Thursday, April 22, 2010


I’ve been a fan of the Spike and Mike’s Sick and Twisted Film Festival for years now. So, naturally I was a little worried this new festival might be nothing more that a watered-down version of something I once loved.

It’s not.

In fact, the Spike and Mike’s New Generation Animation Festival could easily be one of the best things to ever happen to modern animation.

This collection features short films from around the world, most of them newer offerings, with a few great classics thrown in for good measure. Of the 19 short films presented I’d only seen a couple of them previously, and I probably watch more short films than most people. And while a few of the films offered can probably be found online, you’d truly be doing yourself a disservice to not see them on a big screen.

“The Hidden Life of the Burrowing Owl” by director Michael Roush was easily one of my favorite films of the festival. This dark little comedic piece had impeccable timing and an uneasy feeling of foreboding that brought this viewer in, and held me captivated until the last frame.

“Santa: The Fascist Years” by Bill Plympton made me remember why I fell in love with his work years ago. Plympton just has a warped sense of humor like no one else and this new one proves his work now is just as relevant as it ever was.

Another stand-out film was multiple award-winning “E1even Roses” by Canadian director Pedram Goshtasbpour. The look and feel of this film is like no other, as it integrates so many different techniques into a flawless piece of moving art. And the soundtrack by Tchaikovsky is just invigorating and fits the piece perfectly.

And, of course, what would a Spike and Mike festival be without an appearance by everyone’s favorite American man-of-action, Dr. Tran?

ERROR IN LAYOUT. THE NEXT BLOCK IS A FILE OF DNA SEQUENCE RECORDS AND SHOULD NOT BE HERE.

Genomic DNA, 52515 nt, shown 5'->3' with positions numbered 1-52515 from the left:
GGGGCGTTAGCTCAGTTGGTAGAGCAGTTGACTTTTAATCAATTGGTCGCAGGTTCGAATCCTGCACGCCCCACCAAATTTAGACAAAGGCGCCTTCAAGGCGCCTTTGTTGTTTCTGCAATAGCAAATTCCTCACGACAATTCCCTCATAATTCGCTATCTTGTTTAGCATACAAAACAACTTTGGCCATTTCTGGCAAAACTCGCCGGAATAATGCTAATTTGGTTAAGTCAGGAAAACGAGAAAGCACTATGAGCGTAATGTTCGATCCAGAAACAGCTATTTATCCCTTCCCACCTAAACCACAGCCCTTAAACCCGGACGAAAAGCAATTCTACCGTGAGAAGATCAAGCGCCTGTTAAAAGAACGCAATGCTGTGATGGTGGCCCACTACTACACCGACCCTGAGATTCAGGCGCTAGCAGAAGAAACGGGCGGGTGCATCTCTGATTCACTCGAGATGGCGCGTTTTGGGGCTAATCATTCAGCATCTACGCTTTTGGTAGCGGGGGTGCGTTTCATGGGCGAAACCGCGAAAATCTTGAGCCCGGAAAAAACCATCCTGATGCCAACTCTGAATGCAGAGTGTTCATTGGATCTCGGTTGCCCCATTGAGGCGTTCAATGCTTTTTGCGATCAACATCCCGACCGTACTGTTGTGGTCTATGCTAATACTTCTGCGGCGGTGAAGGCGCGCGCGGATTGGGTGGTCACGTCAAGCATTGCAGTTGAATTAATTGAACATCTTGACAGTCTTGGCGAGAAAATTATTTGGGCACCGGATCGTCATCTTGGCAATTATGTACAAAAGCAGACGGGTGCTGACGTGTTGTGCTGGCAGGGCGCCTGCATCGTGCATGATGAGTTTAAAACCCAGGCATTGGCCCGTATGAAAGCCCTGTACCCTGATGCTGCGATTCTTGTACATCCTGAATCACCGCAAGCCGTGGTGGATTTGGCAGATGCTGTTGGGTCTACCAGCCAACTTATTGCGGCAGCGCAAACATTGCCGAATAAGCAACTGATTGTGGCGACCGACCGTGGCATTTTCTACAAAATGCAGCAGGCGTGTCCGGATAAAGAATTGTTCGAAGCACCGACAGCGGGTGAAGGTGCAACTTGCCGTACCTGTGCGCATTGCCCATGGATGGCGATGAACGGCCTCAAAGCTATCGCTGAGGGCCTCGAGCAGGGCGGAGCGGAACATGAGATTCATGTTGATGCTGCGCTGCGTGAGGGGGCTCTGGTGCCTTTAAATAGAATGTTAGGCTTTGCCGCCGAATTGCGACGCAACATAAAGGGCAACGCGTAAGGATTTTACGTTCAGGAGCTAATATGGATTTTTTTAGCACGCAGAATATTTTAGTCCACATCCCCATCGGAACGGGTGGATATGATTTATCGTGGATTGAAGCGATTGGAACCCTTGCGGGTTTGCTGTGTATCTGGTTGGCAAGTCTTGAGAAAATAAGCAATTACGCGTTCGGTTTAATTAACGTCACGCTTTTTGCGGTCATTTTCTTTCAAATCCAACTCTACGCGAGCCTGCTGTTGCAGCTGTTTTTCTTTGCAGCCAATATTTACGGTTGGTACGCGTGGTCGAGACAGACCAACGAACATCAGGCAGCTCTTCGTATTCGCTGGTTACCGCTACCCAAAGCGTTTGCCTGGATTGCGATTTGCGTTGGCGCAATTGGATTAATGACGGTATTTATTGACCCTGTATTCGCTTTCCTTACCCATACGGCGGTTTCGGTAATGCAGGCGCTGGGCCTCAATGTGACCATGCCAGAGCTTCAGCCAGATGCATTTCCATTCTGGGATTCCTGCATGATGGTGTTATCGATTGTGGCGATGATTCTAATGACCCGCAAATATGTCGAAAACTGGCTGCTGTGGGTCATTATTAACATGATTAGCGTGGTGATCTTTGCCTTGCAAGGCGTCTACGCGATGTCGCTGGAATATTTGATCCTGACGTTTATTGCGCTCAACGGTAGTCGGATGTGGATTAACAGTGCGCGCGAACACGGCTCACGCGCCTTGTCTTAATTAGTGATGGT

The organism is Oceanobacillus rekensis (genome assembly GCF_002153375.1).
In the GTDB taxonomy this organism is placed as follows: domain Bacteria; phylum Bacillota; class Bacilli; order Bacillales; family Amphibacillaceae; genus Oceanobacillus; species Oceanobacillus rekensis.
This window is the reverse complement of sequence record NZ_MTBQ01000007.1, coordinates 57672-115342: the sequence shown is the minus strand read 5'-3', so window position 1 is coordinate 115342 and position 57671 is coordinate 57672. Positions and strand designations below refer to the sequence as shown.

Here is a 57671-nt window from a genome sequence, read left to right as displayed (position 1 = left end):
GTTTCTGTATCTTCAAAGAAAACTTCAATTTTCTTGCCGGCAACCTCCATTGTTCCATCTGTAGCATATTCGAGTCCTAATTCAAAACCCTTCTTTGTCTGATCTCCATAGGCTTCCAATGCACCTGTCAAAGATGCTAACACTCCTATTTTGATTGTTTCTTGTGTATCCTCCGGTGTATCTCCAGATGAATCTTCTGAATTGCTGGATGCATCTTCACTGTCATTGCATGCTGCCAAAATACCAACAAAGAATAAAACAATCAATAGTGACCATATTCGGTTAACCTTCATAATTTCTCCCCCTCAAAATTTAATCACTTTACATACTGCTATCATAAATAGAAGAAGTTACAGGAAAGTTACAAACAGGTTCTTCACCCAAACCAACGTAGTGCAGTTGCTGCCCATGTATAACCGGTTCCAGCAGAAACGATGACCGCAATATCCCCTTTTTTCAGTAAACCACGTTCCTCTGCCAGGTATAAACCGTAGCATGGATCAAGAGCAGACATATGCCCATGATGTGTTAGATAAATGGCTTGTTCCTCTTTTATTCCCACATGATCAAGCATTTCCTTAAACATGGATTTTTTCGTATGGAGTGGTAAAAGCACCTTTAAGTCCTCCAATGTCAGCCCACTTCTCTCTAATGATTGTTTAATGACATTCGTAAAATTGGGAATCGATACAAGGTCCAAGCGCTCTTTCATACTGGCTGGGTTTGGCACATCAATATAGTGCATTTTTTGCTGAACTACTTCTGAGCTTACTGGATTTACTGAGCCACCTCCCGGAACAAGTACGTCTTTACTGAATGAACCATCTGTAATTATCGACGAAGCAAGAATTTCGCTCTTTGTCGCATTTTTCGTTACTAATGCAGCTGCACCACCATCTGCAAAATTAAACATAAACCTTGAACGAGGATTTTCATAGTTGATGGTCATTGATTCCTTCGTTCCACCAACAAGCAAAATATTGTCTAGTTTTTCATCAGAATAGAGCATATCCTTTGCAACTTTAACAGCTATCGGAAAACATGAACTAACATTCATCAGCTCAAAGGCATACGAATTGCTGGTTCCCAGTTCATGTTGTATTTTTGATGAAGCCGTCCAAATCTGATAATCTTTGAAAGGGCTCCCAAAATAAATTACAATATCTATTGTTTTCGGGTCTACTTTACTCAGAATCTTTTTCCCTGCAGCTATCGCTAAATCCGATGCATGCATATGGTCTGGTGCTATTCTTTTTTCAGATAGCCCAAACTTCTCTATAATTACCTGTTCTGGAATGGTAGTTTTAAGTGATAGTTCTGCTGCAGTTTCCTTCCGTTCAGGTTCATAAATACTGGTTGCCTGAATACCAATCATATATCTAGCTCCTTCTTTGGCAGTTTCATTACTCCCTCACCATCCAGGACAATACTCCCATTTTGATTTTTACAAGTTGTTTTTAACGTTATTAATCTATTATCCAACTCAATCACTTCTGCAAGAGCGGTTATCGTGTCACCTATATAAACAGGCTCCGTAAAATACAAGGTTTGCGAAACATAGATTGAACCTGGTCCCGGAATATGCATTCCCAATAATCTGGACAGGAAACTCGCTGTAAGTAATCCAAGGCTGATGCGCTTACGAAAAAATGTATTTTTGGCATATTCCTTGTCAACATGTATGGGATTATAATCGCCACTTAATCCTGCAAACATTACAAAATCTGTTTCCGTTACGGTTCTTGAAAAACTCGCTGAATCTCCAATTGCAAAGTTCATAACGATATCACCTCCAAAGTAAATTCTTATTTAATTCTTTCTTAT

One thing I found particularly interesting about this collection is the lack of excessive computer generated animation. While a few of the films do have computer effects, it seemed that the focus for the festival was more on traditional animation and new uses of mixed media integrated with animation. I found this to be a really interesting choice, in a day-and-age of digitized-everything, that an animation festival can be both innovative and securely rooted in its past.

While this festival certainly lacked the white-knuckled depravity and gross-out gags of the “Sick and Twisted” collection, it was still edgy and innovative and incredibly entertaining. I also think that this collection is a bit more palatable for general audiences and would probably clock in at a PG-13 rating, so if you want to make it a family outing, you’d probably be safe to do so. I can’t really recall anything objectionable.

If this first collection is any indication of things to come, I’d say that Spike and Mike’s New Generation Animation Festival is set to be a yearly guidepost into the future of modern animation.

This is a Limited Engagement, so I’d recommend you come down to The Loft Cinema and see it soon! The festival ends on Thursday April 29th.

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